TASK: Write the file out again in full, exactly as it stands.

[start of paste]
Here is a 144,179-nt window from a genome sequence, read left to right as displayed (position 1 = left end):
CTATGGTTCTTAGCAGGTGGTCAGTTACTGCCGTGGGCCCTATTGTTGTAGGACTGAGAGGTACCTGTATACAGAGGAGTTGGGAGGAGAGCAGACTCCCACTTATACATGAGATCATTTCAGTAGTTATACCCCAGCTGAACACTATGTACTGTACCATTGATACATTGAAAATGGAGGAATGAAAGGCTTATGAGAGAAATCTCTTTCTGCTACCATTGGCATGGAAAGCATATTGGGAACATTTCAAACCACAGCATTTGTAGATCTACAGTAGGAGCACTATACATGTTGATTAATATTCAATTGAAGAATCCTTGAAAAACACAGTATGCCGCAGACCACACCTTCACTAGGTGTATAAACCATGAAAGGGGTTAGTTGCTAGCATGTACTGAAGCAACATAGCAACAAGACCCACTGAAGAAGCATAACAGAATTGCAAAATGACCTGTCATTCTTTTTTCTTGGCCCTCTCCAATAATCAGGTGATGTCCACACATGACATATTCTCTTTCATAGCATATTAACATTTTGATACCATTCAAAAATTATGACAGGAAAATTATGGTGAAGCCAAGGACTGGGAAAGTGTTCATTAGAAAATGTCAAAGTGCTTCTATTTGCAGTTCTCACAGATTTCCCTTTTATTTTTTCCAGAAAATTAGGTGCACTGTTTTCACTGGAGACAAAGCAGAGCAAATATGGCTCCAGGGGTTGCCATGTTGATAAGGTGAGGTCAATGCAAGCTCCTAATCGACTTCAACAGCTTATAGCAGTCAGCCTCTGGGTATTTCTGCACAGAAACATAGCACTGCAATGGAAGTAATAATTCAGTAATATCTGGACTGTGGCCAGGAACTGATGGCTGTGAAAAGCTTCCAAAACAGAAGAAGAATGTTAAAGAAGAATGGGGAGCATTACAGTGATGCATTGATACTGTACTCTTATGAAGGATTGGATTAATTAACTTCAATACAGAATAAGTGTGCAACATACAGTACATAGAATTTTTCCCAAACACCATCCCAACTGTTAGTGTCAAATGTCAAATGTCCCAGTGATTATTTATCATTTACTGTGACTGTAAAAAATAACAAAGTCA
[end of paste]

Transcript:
Here is a 144,179-nt window from a genome sequence, read left to right as displayed (position 1 = left end):
CTATGGTTCTTAGCAGGTGGTCAGTTACTGCCGTGGGCCCTATTGTTGTAGGACTGAGAGGTACCTGTATACAGAGGAGTTGGGAGGAGAGCAGACTCCCACTTATACATGAGATCATTTCAGTAGTTATACCCCAGCTGAACACTATGTACTGTACCATTGATACATTGAAAATGGAGGAATGAAAGGCTTATGAGAGAAATCTCTTTCTGCTACCATTGGCATGGAAAGCATATTGGGAACATTTCAAACCACAGCATTTGTAGATCTACAGTAGGAGCACTATACATGTTGATTAATATTCAATTGAAGAATCCTTGAAAAACACAGTATGCCGCAGACCACACCTTCACTAGGTGTATAAACCATGAAAGGGGTTAGTTGCTAGCATGTACTGAAGCAACATAGCAACAAGACCCACTGAAGAAGCATAACAGAATTGCAAAATGACCTGTCATTCTTTTTTCTTGGCCCTCTCCAATAATCAGGTGATGTCCACACATGACATATTCTCTTTCATAGCATATTAACATTTTGATACCATTCAAAAATTATGACAGGAAAATTATGGTGAAGCCAAGGACTGGGAAAGTGTTCATTAGAAAATGTCAAAGTGCTTCTATTTGCAGTTCTCACAGATTTCCCTTTTATTTTTTCCAGAAAATTAGGTGCACTGTTTTCACTGGAGACAAAGCAGAGCAAATATGGCTCCAGGGGTTGCCATGTTGATAAGGTGAGGTCAATGCAAGCTCCTAATCGACTTCAACAGCTTATAGCAGTCAGCCTCTGGGTATTTCTGCACAGAAACATAGCACTGCAATGGAAGTAATAATTCAGTAATATCTGGACTGTGGCCAGGAACTGATGGCTGTGAAAAGCTTCCAAAACAGAAGAAGAATGTTAAAGAAGAATGGGGAGCATTACAGTGATGCATTGATACTGTACTCTTATGAAGGATTGGATTAATTAACTTCAATACAGAATAAGTGTGCAACATACAGTACATAGAATTTTTCCCAAACACCATCCCAACTGTTAGTGTCAAATGTCAAATGTCCCAGTGATTATTTATCATTTACTGTGACTGTAAAAAATAACAAAGTCA